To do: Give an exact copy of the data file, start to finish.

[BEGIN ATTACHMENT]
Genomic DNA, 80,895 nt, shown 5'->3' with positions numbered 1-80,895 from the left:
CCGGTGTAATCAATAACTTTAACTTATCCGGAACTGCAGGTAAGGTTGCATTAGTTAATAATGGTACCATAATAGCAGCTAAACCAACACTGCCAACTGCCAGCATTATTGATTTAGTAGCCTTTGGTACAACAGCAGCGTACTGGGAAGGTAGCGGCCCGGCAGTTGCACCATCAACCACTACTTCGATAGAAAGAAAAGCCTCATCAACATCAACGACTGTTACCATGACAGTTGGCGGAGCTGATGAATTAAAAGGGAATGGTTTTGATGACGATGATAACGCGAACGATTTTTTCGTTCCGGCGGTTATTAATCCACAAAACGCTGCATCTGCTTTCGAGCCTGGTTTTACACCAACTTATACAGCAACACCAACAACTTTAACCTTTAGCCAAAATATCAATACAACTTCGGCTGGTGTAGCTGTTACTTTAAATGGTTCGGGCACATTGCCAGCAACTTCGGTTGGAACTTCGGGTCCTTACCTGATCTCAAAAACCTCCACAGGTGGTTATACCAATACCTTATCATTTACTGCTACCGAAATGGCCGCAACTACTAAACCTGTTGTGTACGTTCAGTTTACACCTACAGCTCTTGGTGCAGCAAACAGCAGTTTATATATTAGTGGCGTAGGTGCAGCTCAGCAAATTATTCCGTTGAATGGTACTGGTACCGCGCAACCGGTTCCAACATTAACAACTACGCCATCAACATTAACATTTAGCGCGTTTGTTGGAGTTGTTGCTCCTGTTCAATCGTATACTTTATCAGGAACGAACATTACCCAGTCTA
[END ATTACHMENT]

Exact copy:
Genomic DNA, 80,895 nt, shown 5'->3' with positions numbered 1-80,895 from the left:
CCGGTGTAATCAATAACTTTAACTTATCCGGAACTGCAGGTAAGGTTGCATTAGTTAATAATGGTACCATAATAGCAGCTAAACCAACACTGCCAACTGCCAGCATTATTGATTTAGTAGCCTTTGGTACAACAGCAGCGTACTGGGAAGGTAGCGGCCCGGCAGTTGCACCATCAACCACTACTTCGATAGAAAGAAAAGCCTCATCAACATCAACGACTGTTACCATGACAGTTGGCGGAGCTGATGAATTAAAAGGGAATGGTTTTGATGACGATGATAACGCGAACGATTTTTTCGTTCCGGCGGTTATTAATCCACAAAACGCTGCATCTGCTTTCGAGCCTGGTTTTACACCAACTTATACAGCAACACCAACAACTTTAACCTTTAGCCAAAATATCAATACAACTTCGGCTGGTGTAGCTGTTACTTTAAATGGTTCGGGCACATTGCCAGCAACTTCGGTTGGAACTTCGGGTCCTTACCTGATCTCAAAAACCTCCACAGGTGGTTATACCAATACCTTATCATTTACTGCTACCGAAATGGCCGCAACTACTAAACCTGTTGTGTACGTTCAGTTTACACCTACAGCTCTTGGTGCAGCAAACAGCAGTTTATATATTAGTGGCGTAGGTGCAGCTCAGCAAATTATTCCGTTGAATGGTACTGGTACCGCGCAACCGGTTCCAACATTAACAACTACGCCATCAACATTAACATTTAGCGCGTTTGTTGGAGTTGTTGCTCCTGTTCAATCGTATACTTTATCAGGAACGAACATTACCCAGTCTA